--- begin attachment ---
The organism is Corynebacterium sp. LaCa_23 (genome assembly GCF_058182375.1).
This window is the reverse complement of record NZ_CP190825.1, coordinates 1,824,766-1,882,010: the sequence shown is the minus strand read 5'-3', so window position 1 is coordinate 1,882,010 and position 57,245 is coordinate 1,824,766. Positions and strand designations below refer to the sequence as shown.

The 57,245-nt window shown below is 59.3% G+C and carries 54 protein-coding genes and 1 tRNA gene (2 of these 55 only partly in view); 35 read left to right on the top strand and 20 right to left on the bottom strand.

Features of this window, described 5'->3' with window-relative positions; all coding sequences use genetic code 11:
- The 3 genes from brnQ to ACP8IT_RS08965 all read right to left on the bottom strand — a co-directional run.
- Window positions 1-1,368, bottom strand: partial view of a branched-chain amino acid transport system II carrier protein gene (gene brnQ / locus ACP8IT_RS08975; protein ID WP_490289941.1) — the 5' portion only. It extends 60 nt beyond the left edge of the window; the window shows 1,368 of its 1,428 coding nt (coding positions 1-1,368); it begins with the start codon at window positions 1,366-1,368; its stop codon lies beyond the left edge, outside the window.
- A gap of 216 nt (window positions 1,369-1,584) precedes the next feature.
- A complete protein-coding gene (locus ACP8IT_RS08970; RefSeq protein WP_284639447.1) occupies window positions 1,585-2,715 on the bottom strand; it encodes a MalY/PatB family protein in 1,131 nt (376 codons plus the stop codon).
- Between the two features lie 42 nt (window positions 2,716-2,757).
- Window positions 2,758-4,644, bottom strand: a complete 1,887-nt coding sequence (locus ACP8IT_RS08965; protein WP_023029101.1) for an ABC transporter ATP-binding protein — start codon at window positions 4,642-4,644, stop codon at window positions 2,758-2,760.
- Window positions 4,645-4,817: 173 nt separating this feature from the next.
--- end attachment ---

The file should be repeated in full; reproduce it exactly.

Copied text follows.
The organism is Corynebacterium sp. LaCa_23 (genome assembly GCF_058182375.1).
This window is the reverse complement of record NZ_CP190825.1, coordinates 1,824,766-1,882,010: the sequence shown is the minus strand read 5'-3', so window position 1 is coordinate 1,882,010 and position 57,245 is coordinate 1,824,766. Positions and strand designations below refer to the sequence as shown.

The 57,245-nt window shown below is 59.3% G+C and carries 54 protein-coding genes and 1 tRNA gene (2 of these 55 only partly in view); 35 read left to right on the top strand and 20 right to left on the bottom strand.

Features of this window, described 5'->3' with window-relative positions; all coding sequences use genetic code 11:
- The 3 genes from brnQ to ACP8IT_RS08965 all read right to left on the bottom strand — a co-directional run.
- Window positions 1-1,368, bottom strand: partial view of a branched-chain amino acid transport system II carrier protein gene (gene brnQ / locus ACP8IT_RS08975; protein ID WP_490289941.1) — the 5' portion only. It extends 60 nt beyond the left edge of the window; the window shows 1,368 of its 1,428 coding nt (coding positions 1-1,368); it begins with the start codon at window positions 1,366-1,368; its stop codon lies beyond the left edge, outside the window.
- A gap of 216 nt (window positions 1,369-1,584) precedes the next feature.
- A complete protein-coding gene (locus ACP8IT_RS08970; RefSeq protein WP_284639447.1) occupies window positions 1,585-2,715 on the bottom strand; it encodes a MalY/PatB family protein in 1,131 nt (376 codons plus the stop codon).
- Between the two features lie 42 nt (window positions 2,716-2,757).
- Window positions 2,758-4,644, bottom strand: a complete 1,887-nt coding sequence (locus ACP8IT_RS08965; protein WP_023029101.1) for an ABC transporter ATP-binding protein — start codon at window positions 4,642-4,644, stop codon at window positions 2,758-2,760.
- Window positions 4,645-4,817: 173 nt separating this feature from the next.